May 26th, 2010
09:16 AM ET

The Dalai Lama is wrong

Stephen Prothero, a Boston University religion scholar and author of "God is Not One: The Eight Rival Religions that Run the World," is a regular CNN Belief Blog contributor.

By Stephen Prothero, Special to CNN

I am a big fan of the Dalai Lama. I love his trademark smile and I hate the fact that I missed his talks this week in New York City. But I cannot say either "Amen" or "Om" to the shopworn clichés that he trots out in the New York Times in “Many Faiths, One Truth.”

Recalling the Apostle Paul—“When I was a child, I spoke like a child”—the Dalai Lama begins by copping to youthful naivete. “When I was a boy in Tibet, I felt that my own Buddhist religion must be the best,” he writes, “and that other faiths were somehow inferior.” However, just as Paul, upon becoming a man, “put away childish things,” the Dalai Lama now sees his youthful exclusivism as both naïve and dangerous. There is “one truth” behind the “many faiths,” and that core truth, he argues, is compassion.

Like the Dalai Lama, who writes of how he was influenced by Thomas Merton, I believe we can learn greatly from other religions. I too hope for tolerance and harmony in our interreligious interactions. I am convinced, however, that true tolerance and lasting harmony must be built on reality, not fantasy. Religious exclusivism is dangerous and naïve. But so too is pretend pluralism. The cause of religious harmony is not advanced in the least by the shibboleth that all religions are different paths up the same mountain.

If you ask religious universalists what lies at the top of the mountain, the answers they will give you are not one but many. Gandhi and philosopher of religion Huston Smith say that at the top there is the same universal God. But when others describe this religious mountaintop they invariably give voice to their own particular beliefs and biases.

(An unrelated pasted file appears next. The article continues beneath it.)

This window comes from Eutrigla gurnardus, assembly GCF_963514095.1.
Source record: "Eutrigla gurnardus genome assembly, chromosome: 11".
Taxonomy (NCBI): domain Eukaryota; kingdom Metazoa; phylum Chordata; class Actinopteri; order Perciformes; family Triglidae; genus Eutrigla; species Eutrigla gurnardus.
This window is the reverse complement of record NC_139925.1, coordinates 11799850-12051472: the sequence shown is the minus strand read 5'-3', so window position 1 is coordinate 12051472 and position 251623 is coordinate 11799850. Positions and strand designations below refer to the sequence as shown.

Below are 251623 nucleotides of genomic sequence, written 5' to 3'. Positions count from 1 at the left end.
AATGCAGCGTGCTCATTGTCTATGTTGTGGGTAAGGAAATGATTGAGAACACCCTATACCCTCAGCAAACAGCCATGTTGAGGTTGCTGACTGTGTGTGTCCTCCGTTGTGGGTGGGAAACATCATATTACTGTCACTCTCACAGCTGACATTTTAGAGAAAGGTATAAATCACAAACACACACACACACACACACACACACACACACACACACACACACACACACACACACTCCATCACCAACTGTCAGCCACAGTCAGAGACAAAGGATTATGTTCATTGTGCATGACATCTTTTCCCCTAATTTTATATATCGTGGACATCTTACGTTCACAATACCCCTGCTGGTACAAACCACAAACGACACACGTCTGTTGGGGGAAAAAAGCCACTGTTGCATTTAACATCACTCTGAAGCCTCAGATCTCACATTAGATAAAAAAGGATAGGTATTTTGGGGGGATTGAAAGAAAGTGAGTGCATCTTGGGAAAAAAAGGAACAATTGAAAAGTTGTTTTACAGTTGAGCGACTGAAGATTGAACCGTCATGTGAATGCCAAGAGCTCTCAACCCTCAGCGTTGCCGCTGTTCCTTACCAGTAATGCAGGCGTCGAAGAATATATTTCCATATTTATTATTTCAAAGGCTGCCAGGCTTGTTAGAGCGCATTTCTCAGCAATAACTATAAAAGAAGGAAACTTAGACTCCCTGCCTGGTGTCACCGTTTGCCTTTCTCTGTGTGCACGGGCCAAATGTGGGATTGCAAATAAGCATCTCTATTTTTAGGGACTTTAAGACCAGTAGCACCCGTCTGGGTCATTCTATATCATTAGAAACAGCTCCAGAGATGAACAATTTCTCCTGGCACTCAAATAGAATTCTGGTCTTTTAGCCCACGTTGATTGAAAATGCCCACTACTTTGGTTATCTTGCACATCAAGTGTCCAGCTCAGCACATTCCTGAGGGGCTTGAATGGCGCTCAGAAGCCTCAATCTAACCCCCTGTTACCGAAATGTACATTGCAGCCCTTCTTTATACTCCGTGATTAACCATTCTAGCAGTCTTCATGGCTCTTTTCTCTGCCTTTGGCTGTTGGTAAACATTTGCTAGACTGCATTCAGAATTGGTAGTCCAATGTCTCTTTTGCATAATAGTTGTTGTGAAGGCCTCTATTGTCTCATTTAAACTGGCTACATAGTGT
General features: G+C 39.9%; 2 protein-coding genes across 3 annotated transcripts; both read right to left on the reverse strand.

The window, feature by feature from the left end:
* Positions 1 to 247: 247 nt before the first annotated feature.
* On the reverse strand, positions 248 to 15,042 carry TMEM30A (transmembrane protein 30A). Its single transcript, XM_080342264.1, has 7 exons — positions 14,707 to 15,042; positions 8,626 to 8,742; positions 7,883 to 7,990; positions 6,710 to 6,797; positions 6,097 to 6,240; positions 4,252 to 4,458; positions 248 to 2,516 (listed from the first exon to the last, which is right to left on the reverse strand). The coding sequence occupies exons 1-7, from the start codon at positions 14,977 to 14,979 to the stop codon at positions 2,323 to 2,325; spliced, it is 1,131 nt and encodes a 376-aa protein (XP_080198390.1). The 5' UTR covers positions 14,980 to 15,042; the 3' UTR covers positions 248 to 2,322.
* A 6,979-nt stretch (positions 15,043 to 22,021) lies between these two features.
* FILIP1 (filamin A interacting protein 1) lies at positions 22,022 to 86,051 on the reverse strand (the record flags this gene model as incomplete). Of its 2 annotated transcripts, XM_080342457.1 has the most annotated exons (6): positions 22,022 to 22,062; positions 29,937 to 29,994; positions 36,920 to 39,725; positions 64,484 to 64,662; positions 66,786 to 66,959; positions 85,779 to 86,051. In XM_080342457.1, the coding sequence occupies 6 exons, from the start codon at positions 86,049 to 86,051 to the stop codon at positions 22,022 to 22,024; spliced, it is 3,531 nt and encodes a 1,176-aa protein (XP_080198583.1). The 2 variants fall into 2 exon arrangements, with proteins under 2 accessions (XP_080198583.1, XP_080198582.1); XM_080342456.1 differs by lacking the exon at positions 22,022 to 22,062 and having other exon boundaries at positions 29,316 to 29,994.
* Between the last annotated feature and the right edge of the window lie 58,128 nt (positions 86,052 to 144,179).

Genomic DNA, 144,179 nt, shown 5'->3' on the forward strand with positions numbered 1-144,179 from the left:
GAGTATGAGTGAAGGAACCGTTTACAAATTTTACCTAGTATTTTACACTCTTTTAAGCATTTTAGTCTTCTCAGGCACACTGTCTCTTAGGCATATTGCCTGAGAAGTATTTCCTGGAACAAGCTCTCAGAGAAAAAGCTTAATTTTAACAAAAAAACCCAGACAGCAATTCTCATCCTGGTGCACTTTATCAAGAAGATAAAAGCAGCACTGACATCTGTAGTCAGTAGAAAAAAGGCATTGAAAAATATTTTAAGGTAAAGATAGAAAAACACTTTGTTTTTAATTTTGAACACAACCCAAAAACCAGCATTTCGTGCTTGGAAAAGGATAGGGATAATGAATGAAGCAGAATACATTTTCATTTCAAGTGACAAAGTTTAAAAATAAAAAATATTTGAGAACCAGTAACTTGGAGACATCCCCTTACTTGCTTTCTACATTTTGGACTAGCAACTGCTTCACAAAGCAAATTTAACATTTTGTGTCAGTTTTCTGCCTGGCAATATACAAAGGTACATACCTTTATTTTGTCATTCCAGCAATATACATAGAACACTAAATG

Followers of the Dalai Lama revere him as a reincarnation of Avalokiteshvara, the bodhisattva of compassion. So it should not be surprising that he sees compassion at the heart of all religions. But this is a parochial perspective, not a universal one. And like any form of pretend pluralism it threatens to blind us both to the particular dangers of individual religious traditions and to their unique beauties.

To be sure, all religions preach compassion. But it is false to claim that compassion is the reason for being of the great religions. Jesus did not die on a cross in order to teach us to help old ladies across the street. The Jewish milieu in which he was raised already knew that. And as the Dalai Lama points out, so did the rest of the world’s religions. Jesus came, according to most Christian thinkers, to stamp out sin and pave the path to salvation. Similarly, the Buddha did not sit down under a Bo tree in India in order to teach us not to kill our brothers. The Hindu milieu in which he was raised already knew that too. He came, according to most Buddhist thinkers, to stamp out suffering and pave the path to nirvana.

As I argue in my new book, "God is Not One:  The Eight Rival Religions That Run the World—and Why Their Differences Matter," religion is an immensely powerful force both personally and politically. So if we want to understand the world we must understand the world's religions. This includes reckoning with both similarities and differences, and with the capacity of each of the great religions to do both good and evil.

I know that when it comes to the Dalai Lama we are all supposed to bow and scrape. So I am happy to applaud his project to find “common ground” across the world’s religions. But I also know that the Buddha said to worship no man. And I cannot agree with the Dalai Lama’s claim that “the essential message of all religions is very much the same.”

The Dalai Lama was doubtless naïve when, as a boy, and before learning about other religions, he arrived at the conclusion that only his religion was true. But it is no advance out of innocence to make the equally fantastic claim that all the religions are at heart vehicles for compassion. If we are to build a world of interreligious harmony, or even a world of interreligious détente, it will have to be constructed on a foundation of adult experience rather than youthful naivete.

The opinions expressed in this commentary are solely those of Stephen Prothero.

- CNN Belief Blog contributor

Filed under: Buddhism • Christianity • Faith • Leaders • Opinion

soundoff (633 Responses)
  1. boom

    I know Prothero personally. This is not the first time he misses the point. Least of all in Buddhism. Also not the first time he writes from a perspective of expertise about something he has no direct experience of. But while we are talking about understanding the spiritual essence of world religions and the credentials behind the difference of opinion between the Dalai Lama and Prothero just look at who's actually had a greater positive impact on the world and decide who the true expert is.

    May 26, 2010 at 11:46 pm |
  2. PM

    If Stephen Prothero's purpose was to be contoversial and insult the Dalai Lama then he achieved it. If he thought he was making some fundamenally valid point then I believe he failed.